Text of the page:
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How General Motors is preparing for an electric, autonomous, connected future

The rise of electric powertrains, sharing services, and the anticipated arrival of self-driving cars are shaking up the auto industry. Ken Kelzer, General Motors’ vice president of global vehicle components and subsystems, is at the center of that. He oversees the development of every part of every new GM car. Digital Trends caught up with Kelzer in New York City, where he judged a competition for MIT Solve, an initiative that seeks to apply tech to the world’s problems. He explained why a GM executive is interested in MIT Solve, and how he’s trying to prepare a century-old automaker for the future.

DT: Could you tell us a little bit about the MIT Solve competition and why you’re involved with it as a representative of GM?

Ken Kelzer: We are trying to attract, retain, and develop new employees that are coming into General Motors. It turns out that the demographic in our company is such that we’re turning over. In less than five years, 40 percent of the folks who have taken a STEM-related job at General Motors — scientists or engineers — have been new to the company.

Ken Kelzer Image used with permission by copyright holder

At the same time, the industry is changing dramatically. The conventional way we’ve done vehicles for 50 years, and the type of portfolio, “hey here’s your new sedan, here’s your new truck” is going to “here’s your new electrified vehicle, here’s your new autonomous vehicle, here’s your new connected vehicle.” The intersection of that is taking place right now.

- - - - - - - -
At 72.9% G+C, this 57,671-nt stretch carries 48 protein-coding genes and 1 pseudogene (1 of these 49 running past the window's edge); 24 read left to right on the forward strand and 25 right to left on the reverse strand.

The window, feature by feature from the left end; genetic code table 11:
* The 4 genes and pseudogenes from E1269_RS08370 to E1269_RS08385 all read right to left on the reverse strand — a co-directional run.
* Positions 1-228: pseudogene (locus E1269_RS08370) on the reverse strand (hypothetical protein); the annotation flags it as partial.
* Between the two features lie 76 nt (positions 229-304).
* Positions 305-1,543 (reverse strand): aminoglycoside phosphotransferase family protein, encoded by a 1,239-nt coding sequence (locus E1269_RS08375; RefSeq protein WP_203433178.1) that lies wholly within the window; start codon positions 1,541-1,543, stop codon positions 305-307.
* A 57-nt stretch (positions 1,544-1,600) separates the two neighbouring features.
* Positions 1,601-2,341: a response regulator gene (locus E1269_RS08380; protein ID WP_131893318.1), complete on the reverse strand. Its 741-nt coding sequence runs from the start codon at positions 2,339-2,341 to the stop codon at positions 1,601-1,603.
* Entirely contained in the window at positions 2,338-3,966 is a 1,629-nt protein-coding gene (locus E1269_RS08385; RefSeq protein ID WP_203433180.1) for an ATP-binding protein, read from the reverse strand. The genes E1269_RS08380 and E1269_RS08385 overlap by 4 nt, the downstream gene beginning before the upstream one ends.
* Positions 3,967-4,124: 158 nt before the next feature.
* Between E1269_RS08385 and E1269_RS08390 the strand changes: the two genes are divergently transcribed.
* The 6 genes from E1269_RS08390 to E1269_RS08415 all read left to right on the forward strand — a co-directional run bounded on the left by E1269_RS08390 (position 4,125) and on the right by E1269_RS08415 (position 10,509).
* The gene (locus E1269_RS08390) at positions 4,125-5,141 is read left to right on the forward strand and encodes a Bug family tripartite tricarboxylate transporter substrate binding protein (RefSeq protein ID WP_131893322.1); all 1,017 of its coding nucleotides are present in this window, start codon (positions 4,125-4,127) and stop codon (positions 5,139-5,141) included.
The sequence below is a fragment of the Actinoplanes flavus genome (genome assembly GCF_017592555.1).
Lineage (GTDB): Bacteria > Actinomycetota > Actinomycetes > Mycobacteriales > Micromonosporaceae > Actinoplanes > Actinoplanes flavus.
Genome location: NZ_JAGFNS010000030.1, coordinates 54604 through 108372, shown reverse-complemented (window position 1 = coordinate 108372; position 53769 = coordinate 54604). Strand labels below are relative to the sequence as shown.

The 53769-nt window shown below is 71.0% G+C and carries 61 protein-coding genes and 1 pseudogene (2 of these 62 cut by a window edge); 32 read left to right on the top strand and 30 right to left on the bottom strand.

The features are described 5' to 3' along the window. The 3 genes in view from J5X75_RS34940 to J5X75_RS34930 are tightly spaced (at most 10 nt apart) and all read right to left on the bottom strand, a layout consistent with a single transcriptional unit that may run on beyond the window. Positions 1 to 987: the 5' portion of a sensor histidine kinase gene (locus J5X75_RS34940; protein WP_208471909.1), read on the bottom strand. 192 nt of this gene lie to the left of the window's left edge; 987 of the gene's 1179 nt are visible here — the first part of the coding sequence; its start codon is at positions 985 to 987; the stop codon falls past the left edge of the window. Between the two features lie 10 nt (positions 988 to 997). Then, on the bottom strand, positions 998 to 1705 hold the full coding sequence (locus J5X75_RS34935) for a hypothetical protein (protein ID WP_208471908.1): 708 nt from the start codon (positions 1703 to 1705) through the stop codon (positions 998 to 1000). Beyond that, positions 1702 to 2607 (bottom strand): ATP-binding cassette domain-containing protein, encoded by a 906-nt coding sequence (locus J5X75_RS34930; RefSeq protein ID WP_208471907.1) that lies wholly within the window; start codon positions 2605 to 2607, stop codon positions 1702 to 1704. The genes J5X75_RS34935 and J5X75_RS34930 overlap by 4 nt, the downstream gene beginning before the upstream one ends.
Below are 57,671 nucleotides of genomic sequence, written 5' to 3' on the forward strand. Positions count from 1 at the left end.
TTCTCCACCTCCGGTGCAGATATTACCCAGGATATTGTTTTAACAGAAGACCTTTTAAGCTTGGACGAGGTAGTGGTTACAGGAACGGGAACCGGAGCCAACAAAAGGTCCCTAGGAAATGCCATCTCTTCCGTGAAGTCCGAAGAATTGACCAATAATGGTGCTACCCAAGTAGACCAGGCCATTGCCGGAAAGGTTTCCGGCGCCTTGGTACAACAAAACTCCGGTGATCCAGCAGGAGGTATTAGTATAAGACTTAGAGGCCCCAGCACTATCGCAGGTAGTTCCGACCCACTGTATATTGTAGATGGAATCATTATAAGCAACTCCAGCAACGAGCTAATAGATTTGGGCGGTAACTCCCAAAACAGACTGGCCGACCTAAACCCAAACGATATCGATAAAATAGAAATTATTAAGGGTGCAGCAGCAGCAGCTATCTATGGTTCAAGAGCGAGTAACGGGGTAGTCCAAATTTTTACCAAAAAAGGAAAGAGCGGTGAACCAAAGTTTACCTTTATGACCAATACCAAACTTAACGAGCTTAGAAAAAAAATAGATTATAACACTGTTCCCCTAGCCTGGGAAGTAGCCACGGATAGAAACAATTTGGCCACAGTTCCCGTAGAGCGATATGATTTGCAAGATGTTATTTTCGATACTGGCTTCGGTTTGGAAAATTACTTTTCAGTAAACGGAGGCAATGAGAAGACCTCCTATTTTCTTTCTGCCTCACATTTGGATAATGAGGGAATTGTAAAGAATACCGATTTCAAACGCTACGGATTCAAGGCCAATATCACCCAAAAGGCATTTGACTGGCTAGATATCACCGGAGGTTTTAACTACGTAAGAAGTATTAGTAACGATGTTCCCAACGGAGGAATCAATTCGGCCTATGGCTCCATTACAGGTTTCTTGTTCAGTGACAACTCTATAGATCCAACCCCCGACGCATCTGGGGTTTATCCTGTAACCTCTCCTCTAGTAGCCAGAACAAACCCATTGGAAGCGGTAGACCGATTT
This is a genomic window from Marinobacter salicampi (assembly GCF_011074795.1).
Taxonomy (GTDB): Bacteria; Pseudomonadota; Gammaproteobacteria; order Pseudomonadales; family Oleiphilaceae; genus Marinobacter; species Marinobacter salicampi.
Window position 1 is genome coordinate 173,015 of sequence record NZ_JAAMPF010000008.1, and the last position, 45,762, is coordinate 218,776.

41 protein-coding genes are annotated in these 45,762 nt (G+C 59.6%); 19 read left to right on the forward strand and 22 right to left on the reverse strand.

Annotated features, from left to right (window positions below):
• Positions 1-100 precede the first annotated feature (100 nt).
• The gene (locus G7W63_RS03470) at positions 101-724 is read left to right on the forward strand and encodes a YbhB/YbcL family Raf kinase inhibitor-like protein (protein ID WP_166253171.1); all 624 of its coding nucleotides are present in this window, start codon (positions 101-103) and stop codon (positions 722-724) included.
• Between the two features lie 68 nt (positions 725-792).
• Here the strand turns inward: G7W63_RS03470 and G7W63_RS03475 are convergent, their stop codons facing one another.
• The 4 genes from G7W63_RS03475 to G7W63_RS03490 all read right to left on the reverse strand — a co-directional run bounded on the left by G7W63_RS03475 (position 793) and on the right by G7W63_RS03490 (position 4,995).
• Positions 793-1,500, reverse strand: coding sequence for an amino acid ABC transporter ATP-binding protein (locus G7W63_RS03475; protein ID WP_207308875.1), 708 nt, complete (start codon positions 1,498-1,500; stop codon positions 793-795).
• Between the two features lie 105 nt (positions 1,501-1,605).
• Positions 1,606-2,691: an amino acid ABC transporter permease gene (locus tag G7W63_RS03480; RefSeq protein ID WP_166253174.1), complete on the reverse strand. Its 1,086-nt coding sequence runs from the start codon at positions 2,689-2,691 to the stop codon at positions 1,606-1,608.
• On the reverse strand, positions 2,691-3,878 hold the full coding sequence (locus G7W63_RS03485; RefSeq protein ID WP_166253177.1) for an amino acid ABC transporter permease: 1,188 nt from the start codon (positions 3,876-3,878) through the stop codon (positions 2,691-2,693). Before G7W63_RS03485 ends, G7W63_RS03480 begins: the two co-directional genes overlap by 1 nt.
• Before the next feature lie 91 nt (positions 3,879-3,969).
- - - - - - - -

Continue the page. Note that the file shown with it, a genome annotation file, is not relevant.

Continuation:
For example, Livox was one of the winners. This is a guy from Brazil whose daughter ended up with cerebral palsy seven or eight years ago because of a medical issue that was induced at the hospital; she wasn’t born that way. She has the inability to communicate verbally. This individual is developing an artificial intelligence platform for people to understand [each other] through nonverbal communication.

You say, “why would we be interested?” Well, when you get into an autonomous shared vehicle and there’s no one in it, there might be an element of [wondering] how would we understand and be able to send and receive information back and forth? And if we’re in the personal mobility space, again, how do you communicate to multilingual people with a rationalization of what their structure is as they come into it, hence the connection.

Image used with permission by copyright holder

Ultimately, we’re going to get exposed to people that think in an innovative way. We might be able to tap into the kind of knowledge we never thought we’d be able to tap into.

It sounds like you’re going far beyond normal automotive areas.

I’m not trying to move away from the conventional, because I’ve got a large population of engineers who are changing, becoming software where we weren’t, and looking at electrification. As you know, that’s not your typical propulsion systems of 10 years ago.

Will we be going to campuses, and will we be interviewing? Sure, but the world is changing so quickly that we’ve got to figure out other ways of getting innovation in, and that may be unconventional.

GM also recently hosted a Bluetooth hackathon involving MIT students. Can you explain how that worked?

As the engineering lead for GM, I have to go out to all of these campuses. Universities are looking at how they can change themselves, and how they can be relevant to corporations. But what was interesting, and I’ll kind of compare and contrast the old model, the old model is, if you want to do research, you come with money, you say “let’s go do a project,” and the project lasts two to three years. Well guess what, the industry pivots this way and that way.